"It's very obvious that something has to give. It's as simple as that," said Stuart Butler, vice president of economic policy for the Heritage Foundation.
Congress is struggling over modest proposals—such as whether to nick all spending by 2 percent across the board, trim Medicaid, pinch food stamps and farm subsidies—but ignoring big-ticket spending on tax cuts, defense, homeland security, Medicare and Social Security.
Douglas Holtz-Eakin, the director of the nonpartisan Congressional Budget Office, said current congressional efforts to trim spending won't make much difference.
"It doesn't change our outlook substantially at all over the long haul," said Holtz-Eakin, who formerly worked for President Bush. "The most important thing about the number this year is not the number, but doing it."
Alice Rivlin, President Clinton's budget director from 1994 to 1996, said lawmakers are fighting over "the small change of the budget." Why not target instead, say, the expensive "earmarks" for dubious transportation projects dear to lawmakers?
Watchdog groups say the recent highway bill that Bush signed into law included $24 billion in earmarks. Rivlin said a serious Congress could return to formula-driven funding for bridges and highways instead of letting lawmakers build what critics charge are "bridges to nowhere."
Congress shows no interest in halting a Medicare drug benefit that's scheduled to take effect next year. It will cost $700 billion over 10 years, and more after. It's one reason why spending on Medicare, the health care program for the elderly and disabled, is projected to explode.
Medicare benefits promised to 40 million seniors will cost $2.7 trillion more over the next 10 years than what it costs now, according to Heritage Foundation economists. Left unchanged, Medicare promises will cost $30 trillion over the next 75 years. That would consume all federal revenues, leaving nothing for national defense—or anything else.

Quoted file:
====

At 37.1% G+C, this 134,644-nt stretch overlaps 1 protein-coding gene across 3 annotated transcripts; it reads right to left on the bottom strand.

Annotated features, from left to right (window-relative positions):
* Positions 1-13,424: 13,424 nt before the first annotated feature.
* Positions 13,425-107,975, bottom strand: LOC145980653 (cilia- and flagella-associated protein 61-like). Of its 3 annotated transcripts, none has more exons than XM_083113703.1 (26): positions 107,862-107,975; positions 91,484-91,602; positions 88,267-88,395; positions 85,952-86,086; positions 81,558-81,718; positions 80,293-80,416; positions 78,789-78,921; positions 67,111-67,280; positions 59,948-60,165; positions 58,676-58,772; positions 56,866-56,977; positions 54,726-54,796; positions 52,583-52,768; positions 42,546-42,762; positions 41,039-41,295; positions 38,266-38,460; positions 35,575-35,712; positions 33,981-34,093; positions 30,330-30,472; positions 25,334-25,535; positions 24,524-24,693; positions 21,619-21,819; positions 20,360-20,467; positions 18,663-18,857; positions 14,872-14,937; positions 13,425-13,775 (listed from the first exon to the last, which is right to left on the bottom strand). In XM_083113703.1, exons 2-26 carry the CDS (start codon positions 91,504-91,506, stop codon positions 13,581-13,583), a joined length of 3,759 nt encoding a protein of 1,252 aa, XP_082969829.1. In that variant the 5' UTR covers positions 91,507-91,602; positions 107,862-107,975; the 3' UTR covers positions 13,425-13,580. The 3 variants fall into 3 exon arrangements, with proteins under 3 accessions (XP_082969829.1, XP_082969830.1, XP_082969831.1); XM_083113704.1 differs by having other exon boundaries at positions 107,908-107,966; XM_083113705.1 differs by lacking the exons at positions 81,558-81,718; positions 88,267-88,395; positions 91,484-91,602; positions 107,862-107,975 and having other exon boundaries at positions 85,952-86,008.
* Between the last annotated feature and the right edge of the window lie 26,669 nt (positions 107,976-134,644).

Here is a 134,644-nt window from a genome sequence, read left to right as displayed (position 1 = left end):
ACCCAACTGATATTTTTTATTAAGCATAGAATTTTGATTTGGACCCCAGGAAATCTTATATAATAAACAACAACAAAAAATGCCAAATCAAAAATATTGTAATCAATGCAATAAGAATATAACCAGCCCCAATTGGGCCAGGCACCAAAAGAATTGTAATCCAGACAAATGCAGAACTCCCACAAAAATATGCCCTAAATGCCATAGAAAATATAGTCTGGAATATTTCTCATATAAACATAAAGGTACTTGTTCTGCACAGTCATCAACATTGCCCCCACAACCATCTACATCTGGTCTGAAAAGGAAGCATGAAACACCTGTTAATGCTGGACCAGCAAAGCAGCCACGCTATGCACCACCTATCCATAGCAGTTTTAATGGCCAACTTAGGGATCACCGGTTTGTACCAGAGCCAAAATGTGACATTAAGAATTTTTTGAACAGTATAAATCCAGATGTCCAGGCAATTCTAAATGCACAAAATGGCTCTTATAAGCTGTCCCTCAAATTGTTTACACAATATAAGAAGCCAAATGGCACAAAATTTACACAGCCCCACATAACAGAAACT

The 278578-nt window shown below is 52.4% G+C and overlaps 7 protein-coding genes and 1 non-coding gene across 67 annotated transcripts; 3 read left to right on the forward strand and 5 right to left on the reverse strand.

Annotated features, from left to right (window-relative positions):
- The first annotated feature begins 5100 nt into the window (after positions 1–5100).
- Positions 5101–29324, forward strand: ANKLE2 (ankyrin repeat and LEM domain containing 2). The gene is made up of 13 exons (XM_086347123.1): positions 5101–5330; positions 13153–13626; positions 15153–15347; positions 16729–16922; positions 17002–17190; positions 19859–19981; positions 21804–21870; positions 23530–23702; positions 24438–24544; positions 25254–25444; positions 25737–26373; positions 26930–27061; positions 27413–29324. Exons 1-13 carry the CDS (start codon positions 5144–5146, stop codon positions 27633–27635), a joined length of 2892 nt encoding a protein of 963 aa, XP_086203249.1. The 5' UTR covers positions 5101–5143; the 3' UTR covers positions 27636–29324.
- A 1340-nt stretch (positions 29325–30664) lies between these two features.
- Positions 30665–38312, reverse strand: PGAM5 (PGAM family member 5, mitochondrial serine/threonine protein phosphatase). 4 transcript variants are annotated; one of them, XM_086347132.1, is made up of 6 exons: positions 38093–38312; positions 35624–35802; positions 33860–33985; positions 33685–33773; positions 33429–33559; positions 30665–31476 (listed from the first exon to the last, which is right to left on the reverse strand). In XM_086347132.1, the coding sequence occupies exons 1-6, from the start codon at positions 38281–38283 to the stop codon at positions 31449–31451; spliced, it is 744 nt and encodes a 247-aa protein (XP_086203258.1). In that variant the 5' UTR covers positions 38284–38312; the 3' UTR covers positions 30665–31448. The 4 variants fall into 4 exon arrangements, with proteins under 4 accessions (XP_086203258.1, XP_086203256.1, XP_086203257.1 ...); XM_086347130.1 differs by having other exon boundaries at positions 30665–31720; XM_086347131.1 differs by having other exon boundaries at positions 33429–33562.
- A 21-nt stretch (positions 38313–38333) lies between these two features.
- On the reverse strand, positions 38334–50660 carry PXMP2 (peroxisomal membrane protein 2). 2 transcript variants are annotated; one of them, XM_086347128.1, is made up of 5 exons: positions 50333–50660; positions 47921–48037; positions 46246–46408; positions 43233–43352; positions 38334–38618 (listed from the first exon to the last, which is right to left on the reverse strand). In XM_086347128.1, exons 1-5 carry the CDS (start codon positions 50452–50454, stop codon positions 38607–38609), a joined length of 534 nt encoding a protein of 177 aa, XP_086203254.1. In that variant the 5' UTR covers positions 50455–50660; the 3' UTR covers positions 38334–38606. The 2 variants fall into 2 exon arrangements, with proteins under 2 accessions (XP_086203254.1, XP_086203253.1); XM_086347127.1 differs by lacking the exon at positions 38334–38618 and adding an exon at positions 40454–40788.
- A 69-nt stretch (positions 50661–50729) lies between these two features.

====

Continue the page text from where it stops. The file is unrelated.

"It's like falling off a 30-story building. For the first 20, it doesn't seem so bad," said Heritage's Butler.
Congress displays no appetite for curbing the biggest expenses in the federal budget—automatic "entitlement" spending, especially Social Security and Medicare.
In 1985, spending on such entitlements took 45 percent of the federal budget. It now takes 56 percent. A decade from now, it will take 62 percent, according to the CBO.
It just gets worse from there, since the first wave of boomers reaches full retirement age in 2011.
"If there's one thing that could bankrupt the country, it's health care," said Comptroller General Walker.
But it's not just health care and retirement, not just war and homeland security. Congress is spending lavishly on everything, said Brian Riedl, Heritage's top budget analyst. Spending has grown twice as fast under Bush than it had under Clinton. Remove defense and homeland security costs and spending still jumped 22 percent.
"Everything is going up well past inflation" rates, Riedl said.
Since 2001, spending on education is up more than 100 percent, international programs 94 percent, and housing and commerce up 86 percent.
"We need a spending cap that helps lawmakers say no," Riedl said. He pointed to the 1990 agreement between Congress and the first President Bush called Pay-Go, which capped discretionary spending and required new spending to be offset with cuts elsewhere.
Sen. Kent Conrad, D-N.D., the ranking Democrat on the Senate Budget Committee, recently introduced an amendment to return to Pay-Go. "There is an old-fashioned idea," he said on the Senate floor: "Pay for it."
For more information on budget challenges, click on these links:
The Comptroller General's views:
From the Heritage Foundation:
From the Brookings Institution:
The CBO's budget options can be found at:
(c) 2005, Knight Ridder/Tribune Information Services.